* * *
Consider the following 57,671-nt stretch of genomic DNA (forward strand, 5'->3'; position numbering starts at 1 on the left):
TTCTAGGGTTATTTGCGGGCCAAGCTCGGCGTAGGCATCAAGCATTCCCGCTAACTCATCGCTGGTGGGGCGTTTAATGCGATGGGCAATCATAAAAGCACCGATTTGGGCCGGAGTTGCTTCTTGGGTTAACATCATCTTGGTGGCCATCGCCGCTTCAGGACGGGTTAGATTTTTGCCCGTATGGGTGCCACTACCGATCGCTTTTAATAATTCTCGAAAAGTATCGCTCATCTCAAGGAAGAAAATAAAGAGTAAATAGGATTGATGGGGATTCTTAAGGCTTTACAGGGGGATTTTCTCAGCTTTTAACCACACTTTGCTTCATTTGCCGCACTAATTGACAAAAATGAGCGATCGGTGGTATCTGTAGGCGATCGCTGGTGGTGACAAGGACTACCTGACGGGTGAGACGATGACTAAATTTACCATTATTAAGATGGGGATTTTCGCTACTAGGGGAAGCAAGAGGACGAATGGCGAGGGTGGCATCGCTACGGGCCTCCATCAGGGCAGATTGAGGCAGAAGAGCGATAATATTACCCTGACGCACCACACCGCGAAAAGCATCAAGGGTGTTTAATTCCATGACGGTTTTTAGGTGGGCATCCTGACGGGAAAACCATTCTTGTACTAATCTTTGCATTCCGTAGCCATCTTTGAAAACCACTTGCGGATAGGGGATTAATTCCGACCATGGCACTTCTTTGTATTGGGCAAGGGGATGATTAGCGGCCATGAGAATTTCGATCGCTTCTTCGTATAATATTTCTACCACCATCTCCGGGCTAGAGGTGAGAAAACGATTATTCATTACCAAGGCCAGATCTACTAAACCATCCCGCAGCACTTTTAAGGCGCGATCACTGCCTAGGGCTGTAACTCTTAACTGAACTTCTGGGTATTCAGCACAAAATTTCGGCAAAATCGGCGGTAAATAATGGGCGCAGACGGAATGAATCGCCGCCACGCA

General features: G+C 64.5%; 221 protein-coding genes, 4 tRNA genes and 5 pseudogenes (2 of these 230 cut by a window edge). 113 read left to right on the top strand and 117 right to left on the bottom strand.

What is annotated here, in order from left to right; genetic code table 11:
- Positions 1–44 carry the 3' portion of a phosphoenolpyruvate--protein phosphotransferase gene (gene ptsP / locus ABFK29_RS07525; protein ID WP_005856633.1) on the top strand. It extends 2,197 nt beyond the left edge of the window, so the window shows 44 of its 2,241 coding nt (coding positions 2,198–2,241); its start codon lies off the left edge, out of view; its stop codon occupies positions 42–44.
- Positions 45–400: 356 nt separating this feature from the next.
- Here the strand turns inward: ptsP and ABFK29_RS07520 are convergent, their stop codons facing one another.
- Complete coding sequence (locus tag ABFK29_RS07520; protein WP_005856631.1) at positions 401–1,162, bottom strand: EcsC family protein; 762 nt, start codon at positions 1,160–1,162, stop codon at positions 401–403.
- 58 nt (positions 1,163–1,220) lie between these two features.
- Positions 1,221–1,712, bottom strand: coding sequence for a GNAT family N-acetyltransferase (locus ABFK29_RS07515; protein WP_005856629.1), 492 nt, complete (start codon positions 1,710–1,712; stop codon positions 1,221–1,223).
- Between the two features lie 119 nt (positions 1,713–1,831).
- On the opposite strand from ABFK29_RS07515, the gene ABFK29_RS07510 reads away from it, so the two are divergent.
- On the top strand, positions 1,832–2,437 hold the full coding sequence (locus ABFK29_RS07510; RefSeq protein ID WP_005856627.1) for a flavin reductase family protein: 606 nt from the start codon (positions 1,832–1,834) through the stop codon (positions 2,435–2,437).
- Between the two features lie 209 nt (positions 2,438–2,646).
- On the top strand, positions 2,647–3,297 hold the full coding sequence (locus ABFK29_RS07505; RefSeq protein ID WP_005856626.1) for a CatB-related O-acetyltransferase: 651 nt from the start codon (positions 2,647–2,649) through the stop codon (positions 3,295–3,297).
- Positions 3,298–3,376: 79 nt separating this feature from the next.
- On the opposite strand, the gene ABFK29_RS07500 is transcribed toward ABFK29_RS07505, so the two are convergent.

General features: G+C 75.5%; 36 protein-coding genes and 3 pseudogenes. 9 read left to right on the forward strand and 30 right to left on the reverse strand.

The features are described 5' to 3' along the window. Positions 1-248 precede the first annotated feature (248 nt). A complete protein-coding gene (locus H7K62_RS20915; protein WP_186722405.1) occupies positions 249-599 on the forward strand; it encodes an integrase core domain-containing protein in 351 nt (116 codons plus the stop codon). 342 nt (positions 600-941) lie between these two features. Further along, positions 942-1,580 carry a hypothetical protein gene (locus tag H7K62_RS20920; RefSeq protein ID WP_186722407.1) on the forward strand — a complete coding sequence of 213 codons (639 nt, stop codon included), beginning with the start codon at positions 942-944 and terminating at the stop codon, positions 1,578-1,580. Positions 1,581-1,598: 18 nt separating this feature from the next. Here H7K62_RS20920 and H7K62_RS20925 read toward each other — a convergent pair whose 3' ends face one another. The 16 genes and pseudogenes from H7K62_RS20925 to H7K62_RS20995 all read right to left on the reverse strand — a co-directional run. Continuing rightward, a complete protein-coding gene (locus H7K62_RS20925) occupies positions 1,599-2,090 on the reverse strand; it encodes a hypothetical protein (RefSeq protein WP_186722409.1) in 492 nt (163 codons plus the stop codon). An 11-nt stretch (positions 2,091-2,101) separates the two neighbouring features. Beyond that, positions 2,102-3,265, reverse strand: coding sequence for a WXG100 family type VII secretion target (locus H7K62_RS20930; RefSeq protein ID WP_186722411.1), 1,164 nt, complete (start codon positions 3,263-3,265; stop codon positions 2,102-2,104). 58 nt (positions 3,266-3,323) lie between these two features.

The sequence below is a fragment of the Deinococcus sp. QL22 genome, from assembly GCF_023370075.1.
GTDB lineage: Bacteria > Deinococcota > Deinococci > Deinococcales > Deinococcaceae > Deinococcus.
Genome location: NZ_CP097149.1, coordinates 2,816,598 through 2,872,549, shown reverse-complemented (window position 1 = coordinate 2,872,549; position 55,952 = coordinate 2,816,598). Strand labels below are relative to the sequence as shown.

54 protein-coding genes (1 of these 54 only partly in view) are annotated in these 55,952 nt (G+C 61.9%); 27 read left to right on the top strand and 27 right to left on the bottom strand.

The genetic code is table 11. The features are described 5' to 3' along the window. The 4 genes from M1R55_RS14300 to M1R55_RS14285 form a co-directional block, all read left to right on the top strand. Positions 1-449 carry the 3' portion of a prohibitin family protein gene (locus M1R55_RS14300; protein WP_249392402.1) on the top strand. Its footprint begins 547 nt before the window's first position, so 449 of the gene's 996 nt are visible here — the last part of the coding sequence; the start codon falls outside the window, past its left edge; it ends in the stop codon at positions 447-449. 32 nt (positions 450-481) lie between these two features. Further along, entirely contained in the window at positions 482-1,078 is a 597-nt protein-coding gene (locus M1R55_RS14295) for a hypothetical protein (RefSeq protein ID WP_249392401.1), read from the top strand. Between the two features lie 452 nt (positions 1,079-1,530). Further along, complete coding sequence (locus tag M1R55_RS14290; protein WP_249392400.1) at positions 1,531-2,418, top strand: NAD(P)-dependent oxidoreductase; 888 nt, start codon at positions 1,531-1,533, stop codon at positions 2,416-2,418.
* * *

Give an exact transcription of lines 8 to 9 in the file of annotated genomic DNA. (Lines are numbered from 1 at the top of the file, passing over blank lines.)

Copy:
- Complete coding sequence (locus tag ABFK29_RS07520; protein WP_005856631.1) at positions 401–1,162, bottom strand: EcsC family protein; 762 nt, start codon at positions 1,160–1,162, stop codon at positions 401–403.
- 58 nt (positions 1,163–1,220) lie between these two features.